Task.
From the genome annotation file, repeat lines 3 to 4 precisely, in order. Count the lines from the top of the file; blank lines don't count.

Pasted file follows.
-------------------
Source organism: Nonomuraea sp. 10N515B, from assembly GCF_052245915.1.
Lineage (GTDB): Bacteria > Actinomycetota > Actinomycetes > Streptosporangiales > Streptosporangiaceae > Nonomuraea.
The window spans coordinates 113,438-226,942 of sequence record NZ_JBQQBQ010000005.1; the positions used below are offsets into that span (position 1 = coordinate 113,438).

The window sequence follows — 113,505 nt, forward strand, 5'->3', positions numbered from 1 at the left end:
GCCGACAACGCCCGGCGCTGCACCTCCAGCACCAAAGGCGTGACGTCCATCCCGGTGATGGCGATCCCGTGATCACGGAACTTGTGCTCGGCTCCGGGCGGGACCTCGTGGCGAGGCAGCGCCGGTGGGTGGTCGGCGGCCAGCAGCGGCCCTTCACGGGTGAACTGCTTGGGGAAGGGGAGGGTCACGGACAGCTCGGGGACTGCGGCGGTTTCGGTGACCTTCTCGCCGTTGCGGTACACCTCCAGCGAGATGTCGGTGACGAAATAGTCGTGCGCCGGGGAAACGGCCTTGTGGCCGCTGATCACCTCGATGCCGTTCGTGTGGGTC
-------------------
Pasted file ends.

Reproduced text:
The window spans coordinates 113,438-226,942 of sequence record NZ_JBQQBQ010000005.1; the positions used below are offsets into that span (position 1 = coordinate 113,438).

The window sequence follows — 113,505 nt, forward strand, 5'->3', positions numbered from 1 at the left end: